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Theresa may's Chequers Brexit deal is causing consternation amongst Conservative Party bigwigs.
Now there's a surprise, Conservative Association chairs are far from happy about the PM's Chequers based Brexit deal.
The Guardian reports that:
"Theresa May's Chequers plan is in further jeopardy after it emerged that seven Conservative association chairs in constituencies represented by a cabinet member have expressed scepticism about the proposals."
It seems that they are either opposed to the deal or, at best, will only support it if it is not watered down anymore by the EU, to which I say – Fat Chance!
Even the chair of the PM's own constituency association, Richard Kellaway, is reported to have taken that stance of half-hearted support.
Ah But, the man himself, Richard Kellaway, says that this report that surfaced in the Telegraph is fake news.
He told Nigel Farage on LBC this morning that what he said was the precise opposite of what was being claimed.
"What I told them was that we fully support the Prime Minister – of course we would."
"I hate to tell you this, Nigel, but this is fake news." He told Mr Farage.
Well, they might like to support their boss, but they might also find that the perception that they therefore essentially support the Olly Robbins Brexit plan down at constituency level, will lose them a further tranche of members and supporters. The Tories are in real trouble whatever they do – I really hope those UKIP membership phone lines are open!
Now for more scare-mongering.
We now learn from The Times that the armed forces are preparing to help the government in their duty to aid the civil power if needed over Brexit – although the Ministry of Defence doesn't yet seem aware of any official request.
And the Guardian wheels out Jay Rayner for some anti-Brexit fear-mongering with visions of no food on our plates post-Brexit.
He also says that for the US to totally replace all imports into the UK would take a huge logistical effort that would make the second world war Atlantic convoys pale into insignificance.
But no-one has yet explained exactly how the import of food would really be affected.
Question one, would officials on the EU side stop the stuff coming over, if so why? And if they did they'd get short shrift from their own producers and manufacturers who need to make money.
Question two, would officials on this side stop the produce entering the UK, if so on what basis? And if they did our consumers would give them a bit of a hard time.
Question three, why would the UK put any tariffs on any goods coming over from the EU that we need and can't supply ourselves or get cheaper from elsewhere? If so why?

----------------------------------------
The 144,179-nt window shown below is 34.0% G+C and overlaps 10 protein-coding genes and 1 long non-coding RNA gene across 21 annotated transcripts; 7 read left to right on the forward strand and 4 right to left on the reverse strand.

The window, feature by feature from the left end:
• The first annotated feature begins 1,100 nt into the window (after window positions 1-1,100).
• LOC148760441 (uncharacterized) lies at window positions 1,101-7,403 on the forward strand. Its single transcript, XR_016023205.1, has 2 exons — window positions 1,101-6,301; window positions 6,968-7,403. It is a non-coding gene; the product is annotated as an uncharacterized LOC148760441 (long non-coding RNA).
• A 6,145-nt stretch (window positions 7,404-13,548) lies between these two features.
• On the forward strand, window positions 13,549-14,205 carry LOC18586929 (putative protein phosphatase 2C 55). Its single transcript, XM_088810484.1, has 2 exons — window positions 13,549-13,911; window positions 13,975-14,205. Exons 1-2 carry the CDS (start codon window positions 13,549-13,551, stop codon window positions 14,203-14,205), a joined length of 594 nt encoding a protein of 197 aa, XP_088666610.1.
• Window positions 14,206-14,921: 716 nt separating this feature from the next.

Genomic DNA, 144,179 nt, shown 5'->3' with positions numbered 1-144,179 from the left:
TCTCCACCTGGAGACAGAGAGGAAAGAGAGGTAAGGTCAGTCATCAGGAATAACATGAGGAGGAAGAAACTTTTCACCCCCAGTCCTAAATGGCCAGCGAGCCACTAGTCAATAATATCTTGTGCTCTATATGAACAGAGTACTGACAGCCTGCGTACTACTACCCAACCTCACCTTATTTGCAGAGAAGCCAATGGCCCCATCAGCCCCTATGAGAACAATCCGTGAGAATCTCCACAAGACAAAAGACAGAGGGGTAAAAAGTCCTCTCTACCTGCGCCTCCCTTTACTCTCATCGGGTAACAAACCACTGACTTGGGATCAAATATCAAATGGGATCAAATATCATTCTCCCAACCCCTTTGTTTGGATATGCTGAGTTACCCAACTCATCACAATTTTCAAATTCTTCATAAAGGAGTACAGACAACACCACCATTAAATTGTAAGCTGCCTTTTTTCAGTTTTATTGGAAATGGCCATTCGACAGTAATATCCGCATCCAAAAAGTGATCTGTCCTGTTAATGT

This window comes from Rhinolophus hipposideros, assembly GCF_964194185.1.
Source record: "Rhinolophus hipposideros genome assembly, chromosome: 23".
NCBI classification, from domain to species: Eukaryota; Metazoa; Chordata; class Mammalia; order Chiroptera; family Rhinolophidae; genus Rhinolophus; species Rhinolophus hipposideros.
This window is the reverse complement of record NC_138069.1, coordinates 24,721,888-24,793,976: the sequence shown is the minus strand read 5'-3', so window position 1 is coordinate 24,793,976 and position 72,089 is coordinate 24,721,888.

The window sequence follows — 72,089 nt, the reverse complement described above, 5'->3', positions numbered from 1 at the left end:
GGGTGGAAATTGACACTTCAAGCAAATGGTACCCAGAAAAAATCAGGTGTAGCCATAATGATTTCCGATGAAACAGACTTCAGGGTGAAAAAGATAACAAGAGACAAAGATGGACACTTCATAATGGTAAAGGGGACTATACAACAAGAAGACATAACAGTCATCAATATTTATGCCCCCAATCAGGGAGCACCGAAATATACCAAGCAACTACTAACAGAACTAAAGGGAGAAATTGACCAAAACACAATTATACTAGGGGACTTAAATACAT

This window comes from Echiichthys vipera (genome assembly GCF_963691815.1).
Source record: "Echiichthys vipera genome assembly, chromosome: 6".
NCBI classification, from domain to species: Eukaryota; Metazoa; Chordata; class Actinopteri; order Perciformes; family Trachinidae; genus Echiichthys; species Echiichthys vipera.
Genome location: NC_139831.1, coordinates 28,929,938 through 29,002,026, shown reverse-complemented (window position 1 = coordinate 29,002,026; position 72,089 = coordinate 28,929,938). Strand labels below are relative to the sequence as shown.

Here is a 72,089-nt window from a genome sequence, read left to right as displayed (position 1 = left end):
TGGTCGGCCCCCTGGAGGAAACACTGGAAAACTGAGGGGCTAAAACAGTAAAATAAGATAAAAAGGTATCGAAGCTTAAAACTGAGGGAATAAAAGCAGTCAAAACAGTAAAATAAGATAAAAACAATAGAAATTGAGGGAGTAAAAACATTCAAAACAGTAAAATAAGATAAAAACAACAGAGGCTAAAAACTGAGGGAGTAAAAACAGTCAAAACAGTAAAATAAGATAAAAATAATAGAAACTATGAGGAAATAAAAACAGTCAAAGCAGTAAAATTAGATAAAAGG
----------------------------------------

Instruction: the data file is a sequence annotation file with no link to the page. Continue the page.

We are buyers and eaters of food, they are producers and sellers of food – so trade will be done.
And further, let's be clear about this, prices are more likely to go up due to our reducing milk yields and potato crops after the recent hot weather, which to Remoaners' disappointment has little to do with Brexit and perhaps more to do with globalisation! If climate change is down to man then maybe one of the factors is that we maybe transport too much too far.
And on climate change, Amber Rudd, the former Home Secretary, has compared anyone who won't agree that a no-deal Brexit will entirely crash the country, with climate change deniers.
"Such an endeavour will not be straightforward. Anyone who claims it will is being as cavalier with people's future as those who deny that the belching of fossil fuels into the atmosphere is warming the planet." She said.
The next ratchet up of course is to compare Brexit crash Deniers with Holocaust deniers – you heard it here first!
And all this Remain-backed shenanigans is leading towards calls for us to have either, an extension of the Article 50 process, or a second referendum. Both with the aim of reversing the biggest democratic decision ever taken in this country.
And the Express reports that a researcher at the London School of Economics, Michael Cottakis, has urged the PM to hold another referendum saying that due to an out of control government and the inability to reach a political consensus "The possibility of no Brexit, via a second referendum, must be put back on the table."
Can you imagine if the turnout of a second referendum was lower than the first due to people just saying 'what's the point in voting if no-one's listening'. That would be a massive constitutional risk to take.
In fact, anyone advocating a second EU referendum shows that they are the ones actually in denial, they are Brexit backlash deniers!
They believe that all they have to do is play games with the electorate and the voters will all behave and everything will go back to what was a cosy little world for them.
There is a growing anger across the country at the establishment's unwillingness to comply with the wishes of the people and, if our politicians cannot detect that then they should move aside.
The best way towards splitting the people from those that govern them and cause a meteoric rise in the popularity of UKIP, is to ignore the 2016 referendum result.